We get to the Philadelphia Airport in time to discover that the Economy Parking lot is filled and end up parking closer, for a price. "Wear your backpack?" I say to Charlie who responds "bakk-pakk" and pulls on the pack, and its load of coloring books, markers, Gumby, puzzles, travel Tic Tac Toe, extra clothes. He makes it to the moving walkway and takes it off, and as we are waiting in line to go thruogh security starts to cry softly.
"Big time transition time" Jim and I silently communicate to each other. I zip the backpack open and pull out the picture schedule Charlie's main ABA therapist has made: photos of the schoolbus, photos of Grandpa's house, photos of my parents' house in California, and a velcro-backed Charlie to put in the appropriate square. "See, we're going to see Gong Gong and Po Po for these days, and then we'll come back."
Sniffles and long face turn into animated running back and forth (French fries helped, as they tend to) in the pre-board area. We like to fly Southwest Airlines with Charlie, as the atmosphere is more casual, there tend to be lots of families and kids, and we get our choice of seats---and we now always ask to pre-board. Everyone else in line has an infant or toddlers; Charlie's pace-running and warbling do not escape notice. Jim quips, "Well, now they know why we're pre-boarding." Charlie tapped a girl who was lying on a seat on her stomach; Jim and I said "autism" and she said "autism" as she hurried over to her mother. (Better awareness at work.........)
Delay getting onto the plane. Delay (one hour) to leave. Six hour plus flight, Charlie awake for all of it.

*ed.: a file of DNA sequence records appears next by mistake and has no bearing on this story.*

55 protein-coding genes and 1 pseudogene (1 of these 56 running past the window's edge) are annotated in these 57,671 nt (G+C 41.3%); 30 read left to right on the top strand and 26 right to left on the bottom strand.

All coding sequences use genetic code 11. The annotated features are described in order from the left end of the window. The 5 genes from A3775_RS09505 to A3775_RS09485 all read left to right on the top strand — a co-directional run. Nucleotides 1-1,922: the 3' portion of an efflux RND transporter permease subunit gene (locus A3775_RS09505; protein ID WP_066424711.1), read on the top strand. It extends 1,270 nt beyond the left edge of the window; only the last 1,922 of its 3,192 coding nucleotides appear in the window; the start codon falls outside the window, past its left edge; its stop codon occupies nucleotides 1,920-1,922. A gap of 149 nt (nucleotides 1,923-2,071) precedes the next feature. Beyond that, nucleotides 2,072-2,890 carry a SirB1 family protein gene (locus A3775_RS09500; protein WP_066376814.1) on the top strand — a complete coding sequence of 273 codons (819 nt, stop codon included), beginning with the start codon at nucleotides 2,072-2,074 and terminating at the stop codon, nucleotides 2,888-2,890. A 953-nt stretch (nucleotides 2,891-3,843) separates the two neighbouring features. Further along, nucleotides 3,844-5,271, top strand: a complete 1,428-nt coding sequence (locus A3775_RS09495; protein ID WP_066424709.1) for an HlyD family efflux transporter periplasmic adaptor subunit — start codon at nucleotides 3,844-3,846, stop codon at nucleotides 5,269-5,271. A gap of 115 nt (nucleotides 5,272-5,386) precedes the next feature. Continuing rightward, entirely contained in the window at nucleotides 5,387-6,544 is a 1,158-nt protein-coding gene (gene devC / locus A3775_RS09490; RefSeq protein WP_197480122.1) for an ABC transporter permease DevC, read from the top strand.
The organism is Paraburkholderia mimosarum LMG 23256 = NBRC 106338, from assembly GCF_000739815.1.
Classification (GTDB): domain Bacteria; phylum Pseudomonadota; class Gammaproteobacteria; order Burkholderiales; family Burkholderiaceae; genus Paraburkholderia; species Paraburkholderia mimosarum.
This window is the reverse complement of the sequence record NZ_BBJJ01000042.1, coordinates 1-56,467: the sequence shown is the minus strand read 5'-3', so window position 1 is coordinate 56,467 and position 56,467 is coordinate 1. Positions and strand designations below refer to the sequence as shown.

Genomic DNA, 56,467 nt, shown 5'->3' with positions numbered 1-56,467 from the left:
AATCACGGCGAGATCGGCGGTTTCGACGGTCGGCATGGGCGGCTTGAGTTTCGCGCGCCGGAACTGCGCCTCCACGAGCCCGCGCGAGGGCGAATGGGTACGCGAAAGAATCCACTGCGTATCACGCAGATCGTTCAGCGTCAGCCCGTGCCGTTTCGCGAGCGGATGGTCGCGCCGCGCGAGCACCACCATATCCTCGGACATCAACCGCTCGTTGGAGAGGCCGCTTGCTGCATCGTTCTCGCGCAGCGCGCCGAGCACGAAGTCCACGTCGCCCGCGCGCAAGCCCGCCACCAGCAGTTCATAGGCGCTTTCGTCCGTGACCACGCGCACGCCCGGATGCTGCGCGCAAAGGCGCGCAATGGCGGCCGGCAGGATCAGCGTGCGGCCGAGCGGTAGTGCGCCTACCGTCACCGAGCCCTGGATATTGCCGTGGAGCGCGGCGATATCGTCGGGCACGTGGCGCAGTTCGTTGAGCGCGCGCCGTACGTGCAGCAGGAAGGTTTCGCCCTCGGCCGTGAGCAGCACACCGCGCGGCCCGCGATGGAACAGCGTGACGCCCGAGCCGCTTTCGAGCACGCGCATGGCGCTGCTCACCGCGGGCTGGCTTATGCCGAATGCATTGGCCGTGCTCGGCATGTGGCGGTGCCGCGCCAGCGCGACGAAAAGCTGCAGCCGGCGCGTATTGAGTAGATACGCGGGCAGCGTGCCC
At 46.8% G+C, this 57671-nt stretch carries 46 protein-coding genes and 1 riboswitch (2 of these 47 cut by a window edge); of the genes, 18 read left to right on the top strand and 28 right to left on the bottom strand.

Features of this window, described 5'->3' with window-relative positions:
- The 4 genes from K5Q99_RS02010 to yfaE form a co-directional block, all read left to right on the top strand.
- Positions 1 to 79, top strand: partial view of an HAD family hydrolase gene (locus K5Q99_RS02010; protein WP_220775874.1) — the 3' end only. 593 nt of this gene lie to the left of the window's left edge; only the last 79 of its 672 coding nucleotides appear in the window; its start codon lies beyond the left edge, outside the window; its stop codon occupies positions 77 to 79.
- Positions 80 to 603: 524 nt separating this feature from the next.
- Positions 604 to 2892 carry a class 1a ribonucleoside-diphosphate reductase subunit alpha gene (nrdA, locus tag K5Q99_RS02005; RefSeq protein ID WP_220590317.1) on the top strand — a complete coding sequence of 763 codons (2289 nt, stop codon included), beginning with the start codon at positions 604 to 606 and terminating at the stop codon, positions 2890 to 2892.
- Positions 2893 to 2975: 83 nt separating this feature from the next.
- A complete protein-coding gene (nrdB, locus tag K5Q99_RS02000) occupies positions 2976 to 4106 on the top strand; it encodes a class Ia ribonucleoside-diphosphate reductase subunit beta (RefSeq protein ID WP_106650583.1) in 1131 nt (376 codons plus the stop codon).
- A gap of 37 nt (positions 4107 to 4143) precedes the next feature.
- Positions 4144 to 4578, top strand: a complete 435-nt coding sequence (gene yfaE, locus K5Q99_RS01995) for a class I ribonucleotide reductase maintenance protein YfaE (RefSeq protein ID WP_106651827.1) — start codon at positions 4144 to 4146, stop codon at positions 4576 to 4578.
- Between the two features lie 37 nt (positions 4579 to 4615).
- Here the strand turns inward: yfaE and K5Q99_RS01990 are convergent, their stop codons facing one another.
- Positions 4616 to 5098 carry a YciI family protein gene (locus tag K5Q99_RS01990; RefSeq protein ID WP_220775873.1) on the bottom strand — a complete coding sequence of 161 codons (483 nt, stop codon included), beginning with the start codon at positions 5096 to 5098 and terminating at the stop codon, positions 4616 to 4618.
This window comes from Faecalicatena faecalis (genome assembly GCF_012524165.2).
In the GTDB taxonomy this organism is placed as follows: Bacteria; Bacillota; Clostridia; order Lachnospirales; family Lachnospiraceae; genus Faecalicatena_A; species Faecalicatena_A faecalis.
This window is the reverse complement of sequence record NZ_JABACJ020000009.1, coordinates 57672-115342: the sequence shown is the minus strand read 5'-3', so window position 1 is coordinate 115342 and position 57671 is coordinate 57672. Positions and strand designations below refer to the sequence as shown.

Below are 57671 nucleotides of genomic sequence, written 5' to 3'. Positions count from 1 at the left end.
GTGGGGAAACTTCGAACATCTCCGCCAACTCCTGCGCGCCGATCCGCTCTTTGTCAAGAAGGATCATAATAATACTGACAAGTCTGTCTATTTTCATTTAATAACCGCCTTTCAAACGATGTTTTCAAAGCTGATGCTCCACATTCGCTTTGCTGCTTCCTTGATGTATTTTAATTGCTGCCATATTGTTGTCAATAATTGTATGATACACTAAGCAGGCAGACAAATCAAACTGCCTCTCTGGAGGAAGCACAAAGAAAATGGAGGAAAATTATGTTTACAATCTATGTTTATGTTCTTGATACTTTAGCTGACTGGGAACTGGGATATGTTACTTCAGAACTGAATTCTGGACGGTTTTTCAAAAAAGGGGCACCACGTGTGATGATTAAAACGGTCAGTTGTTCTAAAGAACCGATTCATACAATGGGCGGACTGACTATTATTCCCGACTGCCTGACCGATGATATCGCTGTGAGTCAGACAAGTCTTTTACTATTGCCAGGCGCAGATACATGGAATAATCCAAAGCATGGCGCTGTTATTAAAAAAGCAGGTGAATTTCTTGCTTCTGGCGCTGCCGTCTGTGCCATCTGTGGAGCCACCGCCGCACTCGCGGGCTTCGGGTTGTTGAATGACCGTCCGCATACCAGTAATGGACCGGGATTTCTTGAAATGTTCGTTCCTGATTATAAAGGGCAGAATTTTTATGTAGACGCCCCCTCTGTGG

We are in the second row, which is convenient as Charlie asks six times to use the bathroom---he loves to press the blue and red buttons on the sink and to stretch his legs, and there is just enough room for us two. Two new squishy balls appear from the backpack (one glows in the dark, which comes in handy when it gets dropped under the seat of the airplane). Goodnight Moon almost gets lost between the seat and the wall (it is a slender volume). Charlie is mostly interested in flicking the X's and O's of Travel Tic Tac Toe into patterns while making small noises and, since we are 10,000 feet or so up and in a rather tight space, everyone is very fine with this. "Puzzle": He reaches for a mini-puzzle of a kitten I have stowed in his blue backpack. Charlie peels his way through several clementines, munches a cherished box of Holgrain rice crackers, and shares a few crunchy snacks with me. "Diet Coke!" he proclaims when the flight attendant asks for his drink order. He fiddles with Gumby and watches photos on my laptop and on Jim's and looks out the window at the lights over the Contra Costa hills as we near the airport. He holds onto his picture schedule, now strewn with cracker crumbs.
Jim and I read, talk about the 1930s, Floortime, Charlie's school, our last trip out here last October for my grandmother Ngin Ngin's 100th birthday, and then how too much happened. Taking Charlie out of his public school placement because he was no longer safe there (forget about learning). How my mom came and lived with us for a month, and Charlie started in a private autism school last December, and my mom went back to California and we spent last Christmas in New Jersey, a first.
Charlie had his shoes, socks, coat and backpack on soon as the plane was at the gate and ran ahead of us.
Thanks, Charlie, for the best Christmas present ever.